St. Joseph’s Catholic Church, of Fayetteville, was first organized by Father Curry, of Little Rock, about forty years ago. This generous priest bought a section of land near the site of Fayetteville, and sold it at a merely nominal rate to a company of Rhode Island Catholics, among whom were William Flynn, Patrick Hennessy, Philip McCoy, Charles Healy, Albert Byrnes, Maurice Coffey and Peter Smith, the original members of the congregation. The next visiting priest was Father Lawrence Smythe. The congregation soon felt able to build and support a church, and through the active work of Patrick Hennessy and others, the present neat frame building on the corner of Willow Street and La Fayette Avenue was completed by a Fort Smith carpenter named “Bill” Sullivan. The edifice cost about $2,500, and in June, 1878, was dedicated by Bishop Fitzgerald. The priests located here have been Fathers Thomas O’Rielly and Joseph Phillip Maurel, the latter being the present incumbent. They have a membership of 120, and is the only congregation of that denomination in the county.
St. Paul’s Protestant Episcopal Church is one of the oldest churches in Washington County, and the only one of this denomination. It was organized May 23, 1848, by Rev. W. C. Stout, and the following officers were chosen: C. W. Deane, M. D., as S. W.; J. W. Chewas, J. W.; John Campbell, William McIlroy and Charles W. Washington, as vestrymen. On February 3, 1854, the corner stone of their first church was laid, and on October 29, following, the neat frame structure was consecrated by the Rt. Rev. Bishop Freeman. Their present edifice is of brick, and the date of erection is 1872, the corner-stone being laid on October 26. The dedication was not made until April 8, 1888, when the Rt. Rev. H. N. Pierce, D. D., LL. D., bishop of Arkansas, performed the ceremony. Under the charge of the following rectors the church has increased the number of its communicants to 112: Revs. William Scull. W. C. Stout, C. C. Townsend, Otis Hackett, J. Sandels, C. M. Hoge, T. M. Thorpe, and J. J. Vaulx, the present incumbent.
The Salem Evangelical Lutheran Church is a part of the English Conference of Missouri, and was organized in 1879 by Rev. I. E. Rader. The original members were I. D. Rader and wife, D. M. Linebarger and wife, W. F. Renner and wife, C. S. Hawn and wife, J. H. Bird, Mrs. Jacob Mason and Mrs. I. E. Rader. Mr. Linebarger and I. D. Rader were the elders, and Mr. Renner and the first mentioned elder were trustees. In 1880 they built their first church in Springdale, but have since replaced the frame structure by a brick edifice costing $4,800. Their parochial school has an enrollment of eighty-eight scholars, in charge of two instructors: and their Sunday-school, managed by a superintendent and three teachers, is attended by seventy-five persons. Of the 140 in connection with the church fifty-six are communicants. Since Rev. I. E. Rader’s pastorate Rev. A. Sloan Bartholomew has been in charge.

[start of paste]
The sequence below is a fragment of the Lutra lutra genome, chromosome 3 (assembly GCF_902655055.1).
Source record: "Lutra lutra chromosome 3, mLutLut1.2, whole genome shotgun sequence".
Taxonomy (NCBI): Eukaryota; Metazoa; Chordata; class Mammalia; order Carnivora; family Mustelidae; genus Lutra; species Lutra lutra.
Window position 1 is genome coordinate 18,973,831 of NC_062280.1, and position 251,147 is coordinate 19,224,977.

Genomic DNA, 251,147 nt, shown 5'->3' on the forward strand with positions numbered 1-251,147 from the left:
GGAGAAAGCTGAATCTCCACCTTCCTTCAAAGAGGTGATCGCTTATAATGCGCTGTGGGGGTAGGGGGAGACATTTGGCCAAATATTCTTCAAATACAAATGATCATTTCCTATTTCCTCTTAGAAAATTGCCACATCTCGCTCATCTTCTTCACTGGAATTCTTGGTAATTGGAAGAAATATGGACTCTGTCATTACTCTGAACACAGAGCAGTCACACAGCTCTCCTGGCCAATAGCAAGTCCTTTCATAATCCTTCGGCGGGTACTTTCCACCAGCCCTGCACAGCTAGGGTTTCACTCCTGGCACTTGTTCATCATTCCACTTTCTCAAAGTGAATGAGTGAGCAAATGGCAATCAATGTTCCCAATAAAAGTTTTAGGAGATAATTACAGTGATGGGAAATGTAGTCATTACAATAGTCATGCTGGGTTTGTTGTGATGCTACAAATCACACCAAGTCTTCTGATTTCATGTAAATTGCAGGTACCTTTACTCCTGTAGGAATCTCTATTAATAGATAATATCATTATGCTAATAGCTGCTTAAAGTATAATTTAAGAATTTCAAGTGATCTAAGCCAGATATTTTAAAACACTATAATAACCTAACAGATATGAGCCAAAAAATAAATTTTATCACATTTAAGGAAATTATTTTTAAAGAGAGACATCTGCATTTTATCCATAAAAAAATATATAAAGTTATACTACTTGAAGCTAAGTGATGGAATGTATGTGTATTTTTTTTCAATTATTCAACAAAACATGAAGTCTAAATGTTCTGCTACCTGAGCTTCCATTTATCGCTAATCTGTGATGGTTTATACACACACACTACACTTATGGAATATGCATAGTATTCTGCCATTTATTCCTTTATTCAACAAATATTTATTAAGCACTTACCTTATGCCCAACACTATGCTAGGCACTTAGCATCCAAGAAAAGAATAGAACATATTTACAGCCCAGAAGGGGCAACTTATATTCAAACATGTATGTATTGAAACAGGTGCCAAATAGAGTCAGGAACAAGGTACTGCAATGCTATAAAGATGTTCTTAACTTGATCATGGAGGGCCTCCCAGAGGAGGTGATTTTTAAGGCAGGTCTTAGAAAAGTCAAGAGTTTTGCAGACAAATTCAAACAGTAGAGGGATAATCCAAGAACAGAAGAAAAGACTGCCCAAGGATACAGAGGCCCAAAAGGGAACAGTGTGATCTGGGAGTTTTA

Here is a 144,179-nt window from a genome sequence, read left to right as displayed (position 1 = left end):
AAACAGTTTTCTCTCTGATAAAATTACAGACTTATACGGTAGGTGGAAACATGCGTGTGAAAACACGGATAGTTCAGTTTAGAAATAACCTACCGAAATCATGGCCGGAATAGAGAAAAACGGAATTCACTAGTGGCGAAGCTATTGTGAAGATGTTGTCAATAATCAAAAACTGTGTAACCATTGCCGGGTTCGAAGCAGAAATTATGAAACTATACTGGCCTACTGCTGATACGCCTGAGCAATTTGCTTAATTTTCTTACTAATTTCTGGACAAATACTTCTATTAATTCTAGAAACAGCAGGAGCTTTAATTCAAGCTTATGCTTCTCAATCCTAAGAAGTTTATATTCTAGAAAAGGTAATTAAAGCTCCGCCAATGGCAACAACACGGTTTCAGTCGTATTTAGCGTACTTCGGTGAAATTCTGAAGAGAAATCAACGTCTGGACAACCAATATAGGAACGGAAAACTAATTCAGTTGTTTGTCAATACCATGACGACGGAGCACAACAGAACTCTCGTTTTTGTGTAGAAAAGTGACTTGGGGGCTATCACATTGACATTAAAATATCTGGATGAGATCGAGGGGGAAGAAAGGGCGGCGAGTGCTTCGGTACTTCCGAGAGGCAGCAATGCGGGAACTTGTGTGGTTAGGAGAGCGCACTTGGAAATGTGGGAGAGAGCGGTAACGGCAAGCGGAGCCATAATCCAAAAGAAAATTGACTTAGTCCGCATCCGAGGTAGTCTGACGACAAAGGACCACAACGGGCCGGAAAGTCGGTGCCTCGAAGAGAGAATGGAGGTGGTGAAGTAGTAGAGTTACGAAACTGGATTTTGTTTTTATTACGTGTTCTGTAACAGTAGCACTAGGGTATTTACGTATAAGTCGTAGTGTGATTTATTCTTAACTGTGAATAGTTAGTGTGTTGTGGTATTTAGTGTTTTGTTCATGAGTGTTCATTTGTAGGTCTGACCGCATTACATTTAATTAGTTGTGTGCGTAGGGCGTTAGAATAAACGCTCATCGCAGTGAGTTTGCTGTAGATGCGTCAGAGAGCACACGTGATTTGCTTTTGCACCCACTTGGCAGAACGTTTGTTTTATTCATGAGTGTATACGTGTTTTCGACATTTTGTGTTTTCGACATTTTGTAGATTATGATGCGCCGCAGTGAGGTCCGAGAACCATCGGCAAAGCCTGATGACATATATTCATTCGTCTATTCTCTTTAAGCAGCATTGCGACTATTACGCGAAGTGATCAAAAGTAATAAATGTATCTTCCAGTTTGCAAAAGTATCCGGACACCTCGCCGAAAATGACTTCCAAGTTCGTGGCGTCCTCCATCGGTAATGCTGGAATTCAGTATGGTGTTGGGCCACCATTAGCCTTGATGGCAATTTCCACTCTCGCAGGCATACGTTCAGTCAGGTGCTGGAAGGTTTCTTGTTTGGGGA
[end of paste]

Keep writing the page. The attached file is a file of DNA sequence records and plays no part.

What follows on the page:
The Seventh Day Adventists are represented in but one portion of Washington County, namely, at Springdale. One feature of their faith, however, the observance of Saturday as Sabbath, has created no small degree of interest in political circles, and this gives them a prominence that their comparatively small numbers would hardly justify otherwise.
The Springdale Seventh Day Adventists Church began with the following officers: Elder, J. A. Armstrong; deacons, Z. Sweringen and William Martin; trustees, William Martin and P. M. Ownbey. In 1886 they built a good frame church at a cost of, probably, $800, situated not far from the “Frisco” depot. The new house of the society was dedicated by J. G. Wood, and since then the work has been in the charge of the following pastors: Revs. J. G. Wood and J. P. Henderson. The pastor who, in company with D. A. Wellinsin, organized the church was Rev. J. W. Scoles. The society belongs to the Arkansas Conference. Their members at present number 106.
The Congregational Church of Fayetteville (colored) was organized in 1883, under the auspices of the American Congregational Missionary Association of New York City. The church now used was a school-house on College Street, and was bought by the society that year. Their membership is seventeen, and they have been under the charge of the following pastors: B. F. Foster, J. M. Shippen, W. R. Polk and L. B. Moore.
The Washington County Bible Society was a pioneer institution. Its first meeting was held in March, 1831, when the following officers were elected: Rev. A. Buchanan, president; John Truesdale and Robert McCarny, vice-presidents; Maurice Wright, recording secretary; Lewis Evans, corresponding secretary; James Coulter, treasurer; C. M. McClellan, depositary; John Carnahan, Thomas Garvin, John Alexander, Joseph Reed and Jesse M. Blair, directors. The entire amount collected for the first year was only $63.47½. The society appears to have gone down about 1839, and was not revived until about 1850, when James Orr was elected president; Rev. John Buchanan and Robert W. Mecklin, vice-presidents; Rev. Cephas Washbourne, secretary; Maurice Wright, treasurer; Rev. Andrew Buchanan, James Crawford, Pressly R. Smith, Samuel Carnahan and Rev. Guilford Pylant, managers. This society continued in existence until the war, the last record being the report of Rev. John Buchanan, secretary, on June 14, 1860.
Y. M. C. A
The Fayetteville Young Men’s Christian Association was organized March 22, 1887, through the exertions of Mr. Ellis Duncan and Mark Dean. The original members were S. W. Barnett, R. S. Curry, W. N. and A. W. Crozier, Mark Dean, Messrs. Ellis, N. L., Garnett, Robert W. and Thomas G. Duncan, W. M. Flynn, W. McBride and Morton Milburn. The society is now in a prosperous condition, with parlor, reading room and hall in the post-office block. They have lately secured a general secretary, Mr. H. W. Hutchins, who devotes his entire time to the work, and is rapidly establishing all the various departments of Y. M. C. A. work. The following is a list of presidents since organization: W. McBride, Lee Treadwell and C. A. Davies, the present incumbent.
Back to: Washington County, Arkansas History
Source: History of Benton, Washington, Carroll, Madison, Crawford, Franklin, and Sebastian Counties, Arkansas. Chicago, IL, USA: Goodspeed Publishing Co., 1889.